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What Does PostScript Mean?

PostScript is an object-oriented programming language developed by Adobe Systems and used to provide a standard for different systems that handle page printing tasks. Printers can either interpret PostScript or have extra software packages installed to help them interpret it.


Object-oriented graphics furnish high resolution output devices in contrast to bit map graphics.

Techopedia Explains PostScript

Adobe developed PostScript in 1985, but the concept was put forth by John Warnock and Charles Geschke in 1982. It is an object-oriented language because it treats images as geometrical objects and not bit maps. The language quickly became a printing and imaging standard.

Because it is a very accurate standard, PostScript is used by high-resolution laser printers to place both text and graphics on the same page. PostScript-based documents can also be presented on output devices other than printing devices.

Due to its wide variety of features, PostScript is considered a programming language rather than just a printing standard. PostScript contains different codes used to describe both text and graphics in either black-and-white or color-compatible formats.

The three main PostScript versions are:

  • PostScript Level 1: The first version of PostScript on the market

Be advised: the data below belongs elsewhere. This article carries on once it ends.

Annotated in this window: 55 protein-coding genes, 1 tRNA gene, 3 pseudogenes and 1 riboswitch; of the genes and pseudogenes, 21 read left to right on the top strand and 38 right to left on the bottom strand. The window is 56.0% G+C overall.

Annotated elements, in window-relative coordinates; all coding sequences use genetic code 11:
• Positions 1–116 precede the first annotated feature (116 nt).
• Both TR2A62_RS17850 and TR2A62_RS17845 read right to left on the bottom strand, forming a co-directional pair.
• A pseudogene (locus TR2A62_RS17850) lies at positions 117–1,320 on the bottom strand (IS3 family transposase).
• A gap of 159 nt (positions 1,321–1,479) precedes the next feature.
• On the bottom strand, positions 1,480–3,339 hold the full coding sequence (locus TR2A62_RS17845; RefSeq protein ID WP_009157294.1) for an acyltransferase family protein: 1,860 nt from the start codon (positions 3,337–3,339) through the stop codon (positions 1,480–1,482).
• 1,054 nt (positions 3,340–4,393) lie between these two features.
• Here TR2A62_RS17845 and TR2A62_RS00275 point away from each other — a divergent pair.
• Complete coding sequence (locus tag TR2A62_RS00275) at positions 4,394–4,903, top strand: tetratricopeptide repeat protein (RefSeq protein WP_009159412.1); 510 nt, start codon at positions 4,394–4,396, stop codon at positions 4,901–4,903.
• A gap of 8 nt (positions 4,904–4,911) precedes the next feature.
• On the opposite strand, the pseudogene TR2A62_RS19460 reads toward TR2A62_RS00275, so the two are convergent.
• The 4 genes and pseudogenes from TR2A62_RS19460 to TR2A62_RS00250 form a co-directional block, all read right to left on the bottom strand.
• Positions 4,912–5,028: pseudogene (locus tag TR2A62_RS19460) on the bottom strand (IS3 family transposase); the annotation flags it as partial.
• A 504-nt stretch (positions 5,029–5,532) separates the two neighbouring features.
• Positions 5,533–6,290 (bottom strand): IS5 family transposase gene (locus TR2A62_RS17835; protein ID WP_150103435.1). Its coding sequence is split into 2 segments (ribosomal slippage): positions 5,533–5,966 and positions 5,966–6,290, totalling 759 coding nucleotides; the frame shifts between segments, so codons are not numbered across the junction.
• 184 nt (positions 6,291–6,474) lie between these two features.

• PostScript Level 2: Introduced in 1991; featured faster speed and reliability as well and image decompression and multiple font support
  • PostScript Level 3: Introduced in 1997; provided improved color handling and new filters

Both PostScript and Portable Document Format (PDF) are Adobe-developed formats, so it is easy to convert documents from one format to the other.


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Margaret Rouse
Technology Expert
Margaret Rouse
Technology Expert

Margaret is an award-winning technical writer and teacher known for her ability to explain complex technical subjects to a non-technical business audience. Over the past twenty years, her IT definitions have been published by Que in an encyclopedia of technology terms and cited in articles by the New York Times, Time Magazine, USA Today, ZDNet, PC Magazine, and Discovery Magazine. She joined Techopedia in 2011. Margaret's idea of a fun day is helping IT and business professionals learn to speak each other’s highly specialized languages.